As our local gardening Facebook group advances into actual gardening weather, we are getting flooded with member requests and ID questions. For the former, we have some simple procedures in place to keep out the bots, and, for the latter, we have pointed members toward ID-only groups, just to keep our group from becoming too ID-oriented. We’ve also come up with an album of known offenders in WNY—stuff like bishop’s weed, creeping Charlie, plantain, Japanese knotweed, lesser celandine, and so on. Next is a database of vendors and services recommended by members. I’d also like to see a native plant reference. (When I say “we” it is mainly my co-admin who does all this.)
You see, we want this group to offer verifiable information that actually helps gardeners, because, as I look around and read comments from members, it seems like gardeners just starting out really don’t know where to turn. And I am not sure why. For me, it was simple. Books had always been my go-to for almost everything else in life—my education, my how-to, my recreation, my refuge—so I used books to figure out what to plant, where to plant it, and how to take care of it. After that, experience taught the rest. I was lucky in that my space was well-defined; if I had been presented with a blank slate of weedy back yard, it would have been another story.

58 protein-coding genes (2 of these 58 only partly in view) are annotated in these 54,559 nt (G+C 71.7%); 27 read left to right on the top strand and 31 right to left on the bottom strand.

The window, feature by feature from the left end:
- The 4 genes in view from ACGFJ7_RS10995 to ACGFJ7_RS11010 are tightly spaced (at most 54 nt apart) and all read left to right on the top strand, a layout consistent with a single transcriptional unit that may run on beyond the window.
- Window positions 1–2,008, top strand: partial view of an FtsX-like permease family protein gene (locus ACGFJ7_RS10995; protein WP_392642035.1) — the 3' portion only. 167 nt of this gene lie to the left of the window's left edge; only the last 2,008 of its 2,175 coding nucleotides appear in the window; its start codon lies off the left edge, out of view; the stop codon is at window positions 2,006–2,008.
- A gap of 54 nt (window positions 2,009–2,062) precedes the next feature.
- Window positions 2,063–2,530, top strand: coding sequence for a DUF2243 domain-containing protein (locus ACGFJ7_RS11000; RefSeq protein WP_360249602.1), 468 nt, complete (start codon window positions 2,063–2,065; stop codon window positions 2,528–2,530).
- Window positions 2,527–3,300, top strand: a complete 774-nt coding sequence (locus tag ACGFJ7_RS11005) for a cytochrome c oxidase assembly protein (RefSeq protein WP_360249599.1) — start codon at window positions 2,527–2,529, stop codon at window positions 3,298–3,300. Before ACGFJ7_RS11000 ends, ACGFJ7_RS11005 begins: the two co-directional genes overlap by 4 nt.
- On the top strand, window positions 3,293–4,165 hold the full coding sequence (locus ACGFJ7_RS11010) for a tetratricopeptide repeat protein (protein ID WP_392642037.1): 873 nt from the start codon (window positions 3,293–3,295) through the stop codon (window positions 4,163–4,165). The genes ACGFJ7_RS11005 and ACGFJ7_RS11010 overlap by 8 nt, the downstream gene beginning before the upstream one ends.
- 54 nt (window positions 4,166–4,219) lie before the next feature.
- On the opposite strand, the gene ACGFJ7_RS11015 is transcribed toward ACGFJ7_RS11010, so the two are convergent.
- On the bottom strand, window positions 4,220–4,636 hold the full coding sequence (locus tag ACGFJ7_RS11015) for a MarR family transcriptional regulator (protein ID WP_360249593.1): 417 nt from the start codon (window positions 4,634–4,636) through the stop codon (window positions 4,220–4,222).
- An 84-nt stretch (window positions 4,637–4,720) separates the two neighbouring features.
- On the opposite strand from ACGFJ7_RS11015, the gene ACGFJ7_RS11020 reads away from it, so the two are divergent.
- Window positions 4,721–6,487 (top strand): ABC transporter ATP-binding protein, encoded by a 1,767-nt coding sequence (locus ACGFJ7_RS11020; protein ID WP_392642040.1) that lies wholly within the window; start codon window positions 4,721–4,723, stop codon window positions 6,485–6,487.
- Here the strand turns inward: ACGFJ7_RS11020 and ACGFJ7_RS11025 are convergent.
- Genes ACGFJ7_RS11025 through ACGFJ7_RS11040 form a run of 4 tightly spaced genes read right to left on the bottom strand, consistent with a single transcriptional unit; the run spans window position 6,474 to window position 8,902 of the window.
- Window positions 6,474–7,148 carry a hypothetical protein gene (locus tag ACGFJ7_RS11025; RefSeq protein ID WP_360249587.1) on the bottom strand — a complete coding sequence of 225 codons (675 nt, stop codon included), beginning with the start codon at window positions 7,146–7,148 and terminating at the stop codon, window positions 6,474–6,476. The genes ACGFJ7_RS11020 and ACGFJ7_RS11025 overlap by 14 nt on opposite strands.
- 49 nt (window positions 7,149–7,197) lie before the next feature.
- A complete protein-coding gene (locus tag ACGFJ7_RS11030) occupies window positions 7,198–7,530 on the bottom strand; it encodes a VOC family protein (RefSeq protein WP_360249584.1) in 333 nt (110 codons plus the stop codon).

I don’t think books are so popular with starting-out gardeners these days, though I’d love to be proven wrong. In the past, we have lamented the disappearance of regular gardening coverage from newspapers big and small—even the New York Times discarded its gardening columnist long ago; I suppose if there ever are any gardening articles, one would find them in the generic “Living” section. I looked today and could find nothing. Our Buffalo paper still has a weekly gardening column that’s very well done. But then, what does it matter? A recent Pew study determined that only about 13% of the public rely on print newspapers these days (and I’d have to assume that would include the online behind-a paywall versions of same), while the remainder are split between “online” and TV. Gardening is not exactly news but it falls into areas like community activities and culture. Interestingly high percentages of people want that kind of coverage, but, according to Pew, much lower percentages say they are actually getting it.
Can online instructional videos, like the ones Susan’s website curates, do the job? Partially. But I also think people want locally based knowledge, hence our group. Do people seek out the extensions? Garden centers can offer necessarily limited help, though some do offer classes. Our botanical gardens also offers a series every year.
It disturbs me that books are too often overlooked as a knowledge base. I am planning to urge our group members to consider Damrosch’s A Garden Primer, DiSabato-Aust’s Well-Tended Perennial Garden, Rodales big encyclopedia, or other well-rated titles. In between discouraging people from using bishop’s weed as a ground cover.